An empowering movie about women uncovering the truth and speaking out against sexual abuse in the movie industry.
She Said is about the two New York Times reporters investigating the allegations of sexual abuse by Hollywood movie producer Harvey Weinstein. The reporters, Megan Twohey and Jodi Kantor, are played by Carey Mulligan and Zoe Kazan, respectively.
Numerous women, from actresses to assistants, were assaulted by Harvey Weinstein over the course of 25–30 years. The movie did an excellent job of weaving those women’s stories together. It also showed the actual freaking work of investigative reporting: long hours, sleepless nights, last minute flights to interview a potential witness, showing up at people’s houses unannounced, fielding threatening phone calls from jackasses who can’t stand a woman having any kind of voice. Kudos to these reporters for doing this hard work and kudos to all those women who had the courage to tell their stories.
I also appreciated the fact that there wasn’t some bullshit “conflict” where, you know, a driven career woman neglects her family or is chastised by her partner for letting her dedication to her job take over her life. No, instead, we get to see them taking care of their families while they’re working. Their family life is part of who they are. Their partners are supportive and it’s reciprocated. Their editor at the NYT, played by Andre Braugher, is also on board with their story. We’re treated to the absolute joy of watching him tell Weinstein to take a hike. Only, you know, in a professional way.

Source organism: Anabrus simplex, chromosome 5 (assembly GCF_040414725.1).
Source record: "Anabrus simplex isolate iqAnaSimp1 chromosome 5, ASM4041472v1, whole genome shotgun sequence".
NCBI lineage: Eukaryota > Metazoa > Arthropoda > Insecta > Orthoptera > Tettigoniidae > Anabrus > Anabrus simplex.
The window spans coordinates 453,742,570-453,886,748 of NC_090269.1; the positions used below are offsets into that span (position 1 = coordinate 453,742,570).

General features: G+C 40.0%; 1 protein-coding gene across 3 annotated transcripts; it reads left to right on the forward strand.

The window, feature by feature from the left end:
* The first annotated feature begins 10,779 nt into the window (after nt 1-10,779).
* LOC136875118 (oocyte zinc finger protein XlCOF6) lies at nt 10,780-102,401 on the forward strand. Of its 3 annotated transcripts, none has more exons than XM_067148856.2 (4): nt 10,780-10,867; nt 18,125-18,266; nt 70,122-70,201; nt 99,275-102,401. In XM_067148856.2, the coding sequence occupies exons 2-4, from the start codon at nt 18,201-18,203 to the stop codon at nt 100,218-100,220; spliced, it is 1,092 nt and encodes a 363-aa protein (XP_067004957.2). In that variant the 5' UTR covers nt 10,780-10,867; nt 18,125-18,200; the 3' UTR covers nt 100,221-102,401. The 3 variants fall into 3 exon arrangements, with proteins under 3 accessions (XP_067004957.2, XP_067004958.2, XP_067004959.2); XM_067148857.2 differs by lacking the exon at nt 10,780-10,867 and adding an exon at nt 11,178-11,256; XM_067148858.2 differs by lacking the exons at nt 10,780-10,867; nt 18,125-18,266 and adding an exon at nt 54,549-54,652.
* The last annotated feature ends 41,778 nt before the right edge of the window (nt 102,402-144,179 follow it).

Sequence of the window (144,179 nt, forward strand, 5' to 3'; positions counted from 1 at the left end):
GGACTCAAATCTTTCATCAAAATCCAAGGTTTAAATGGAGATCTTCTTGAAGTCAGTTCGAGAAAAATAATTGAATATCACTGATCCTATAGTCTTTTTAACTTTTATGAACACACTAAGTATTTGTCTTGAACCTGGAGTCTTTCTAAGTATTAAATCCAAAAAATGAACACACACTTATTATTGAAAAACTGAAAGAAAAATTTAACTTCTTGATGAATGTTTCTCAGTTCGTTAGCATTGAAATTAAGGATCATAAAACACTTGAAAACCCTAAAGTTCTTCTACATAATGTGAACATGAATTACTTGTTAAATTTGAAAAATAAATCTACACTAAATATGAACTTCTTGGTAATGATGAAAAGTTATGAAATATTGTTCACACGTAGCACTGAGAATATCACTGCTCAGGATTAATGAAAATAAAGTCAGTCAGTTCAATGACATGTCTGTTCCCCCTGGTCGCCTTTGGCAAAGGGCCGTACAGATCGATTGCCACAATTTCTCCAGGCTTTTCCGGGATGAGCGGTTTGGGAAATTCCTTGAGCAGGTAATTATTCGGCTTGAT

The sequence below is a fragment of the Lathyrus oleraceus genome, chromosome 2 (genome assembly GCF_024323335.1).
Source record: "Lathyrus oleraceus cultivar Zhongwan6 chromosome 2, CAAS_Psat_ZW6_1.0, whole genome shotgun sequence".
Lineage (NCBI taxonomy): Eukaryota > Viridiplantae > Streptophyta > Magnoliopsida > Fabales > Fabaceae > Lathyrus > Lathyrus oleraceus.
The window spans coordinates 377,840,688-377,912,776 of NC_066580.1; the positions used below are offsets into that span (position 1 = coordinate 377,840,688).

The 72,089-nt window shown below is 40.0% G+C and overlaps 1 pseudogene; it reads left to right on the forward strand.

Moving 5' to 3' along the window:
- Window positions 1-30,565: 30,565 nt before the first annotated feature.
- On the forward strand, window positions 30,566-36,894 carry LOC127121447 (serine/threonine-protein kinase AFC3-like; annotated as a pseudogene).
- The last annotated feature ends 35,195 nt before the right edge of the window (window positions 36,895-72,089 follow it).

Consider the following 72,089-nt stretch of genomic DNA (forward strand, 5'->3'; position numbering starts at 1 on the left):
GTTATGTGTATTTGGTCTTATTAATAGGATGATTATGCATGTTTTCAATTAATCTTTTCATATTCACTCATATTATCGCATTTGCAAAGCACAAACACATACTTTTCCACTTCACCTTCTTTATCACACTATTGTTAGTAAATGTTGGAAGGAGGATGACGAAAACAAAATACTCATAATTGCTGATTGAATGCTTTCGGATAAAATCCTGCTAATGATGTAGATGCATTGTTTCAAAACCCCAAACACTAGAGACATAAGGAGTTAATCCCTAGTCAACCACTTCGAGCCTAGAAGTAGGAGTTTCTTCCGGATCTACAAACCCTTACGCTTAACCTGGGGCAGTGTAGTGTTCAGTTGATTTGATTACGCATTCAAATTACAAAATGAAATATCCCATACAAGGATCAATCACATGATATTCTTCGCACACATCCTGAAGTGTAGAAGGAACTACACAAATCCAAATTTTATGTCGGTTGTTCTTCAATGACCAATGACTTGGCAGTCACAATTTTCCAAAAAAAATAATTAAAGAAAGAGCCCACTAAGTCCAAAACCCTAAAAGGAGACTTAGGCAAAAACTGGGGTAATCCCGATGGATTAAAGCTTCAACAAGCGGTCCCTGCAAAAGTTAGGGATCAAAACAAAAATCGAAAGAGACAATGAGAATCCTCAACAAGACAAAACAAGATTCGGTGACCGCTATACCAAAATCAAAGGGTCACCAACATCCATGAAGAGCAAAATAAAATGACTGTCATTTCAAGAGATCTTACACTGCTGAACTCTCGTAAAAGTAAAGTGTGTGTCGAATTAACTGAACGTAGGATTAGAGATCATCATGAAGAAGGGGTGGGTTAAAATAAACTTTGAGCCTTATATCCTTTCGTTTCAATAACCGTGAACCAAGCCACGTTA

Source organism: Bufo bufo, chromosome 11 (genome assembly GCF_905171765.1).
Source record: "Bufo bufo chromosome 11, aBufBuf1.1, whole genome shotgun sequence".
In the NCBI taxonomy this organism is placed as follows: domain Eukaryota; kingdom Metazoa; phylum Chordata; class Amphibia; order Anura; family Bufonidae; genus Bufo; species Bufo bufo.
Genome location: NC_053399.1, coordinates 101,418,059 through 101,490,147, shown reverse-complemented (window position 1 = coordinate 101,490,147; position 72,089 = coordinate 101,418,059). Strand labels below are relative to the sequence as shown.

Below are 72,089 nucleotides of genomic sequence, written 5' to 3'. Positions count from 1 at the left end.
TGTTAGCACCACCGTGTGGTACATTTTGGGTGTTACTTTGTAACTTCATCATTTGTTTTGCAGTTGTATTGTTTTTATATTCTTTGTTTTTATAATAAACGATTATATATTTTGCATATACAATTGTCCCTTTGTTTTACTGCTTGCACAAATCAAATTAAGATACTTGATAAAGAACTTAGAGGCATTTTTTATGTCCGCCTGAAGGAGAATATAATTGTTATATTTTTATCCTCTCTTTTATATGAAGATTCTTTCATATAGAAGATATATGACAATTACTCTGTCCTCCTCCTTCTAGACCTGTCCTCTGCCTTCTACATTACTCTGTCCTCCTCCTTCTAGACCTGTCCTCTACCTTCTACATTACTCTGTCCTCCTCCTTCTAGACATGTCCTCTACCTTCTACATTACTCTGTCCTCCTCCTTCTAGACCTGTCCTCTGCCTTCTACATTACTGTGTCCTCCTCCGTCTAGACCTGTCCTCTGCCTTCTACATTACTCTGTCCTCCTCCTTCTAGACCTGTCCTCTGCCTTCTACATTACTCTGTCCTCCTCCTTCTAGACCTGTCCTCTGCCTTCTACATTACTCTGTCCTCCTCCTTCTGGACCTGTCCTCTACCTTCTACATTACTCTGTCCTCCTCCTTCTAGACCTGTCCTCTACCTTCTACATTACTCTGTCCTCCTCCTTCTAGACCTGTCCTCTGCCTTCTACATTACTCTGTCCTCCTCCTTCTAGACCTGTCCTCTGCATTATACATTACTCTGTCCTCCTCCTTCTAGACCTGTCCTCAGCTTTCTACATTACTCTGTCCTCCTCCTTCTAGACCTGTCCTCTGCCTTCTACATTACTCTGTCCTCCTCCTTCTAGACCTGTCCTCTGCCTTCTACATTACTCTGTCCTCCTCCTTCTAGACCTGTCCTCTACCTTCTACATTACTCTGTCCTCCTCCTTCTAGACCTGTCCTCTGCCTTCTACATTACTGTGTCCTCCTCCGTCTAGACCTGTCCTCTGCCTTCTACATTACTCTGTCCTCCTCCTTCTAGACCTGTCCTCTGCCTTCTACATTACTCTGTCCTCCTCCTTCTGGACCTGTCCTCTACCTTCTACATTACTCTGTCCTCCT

The movie also focused on the women who endured these assaults, bringing them and their stories to life. Amazing actresses play the women who came forward, and at varying stages of their life. It showed the terrible isolation these women sunk into after going through their trauma. It showed how isolation looks and feels, when is often hard to describe how isolation looks and feels.
It makes me so angry that this one man and the system that enabled him to get away with this shit derailed the life trajectory of so many women. Most of them were in their early twenties, just starting out in their careers. In the wake of the abuse, they ended up leaving Miramax, leaving the film industry, losing traction in their careers, or leaving the country. Worst of all, their enthusiasm, ambition, and voice were stifled or snuffed out. I can’t tell you how angry that makes me. It’s heartbreaking, really.
If you want a well-written, well-acted, high quality movie about women doing what it takes to bring unconscionable sexual abuse out in the open and putting a stop to it, go see She Said.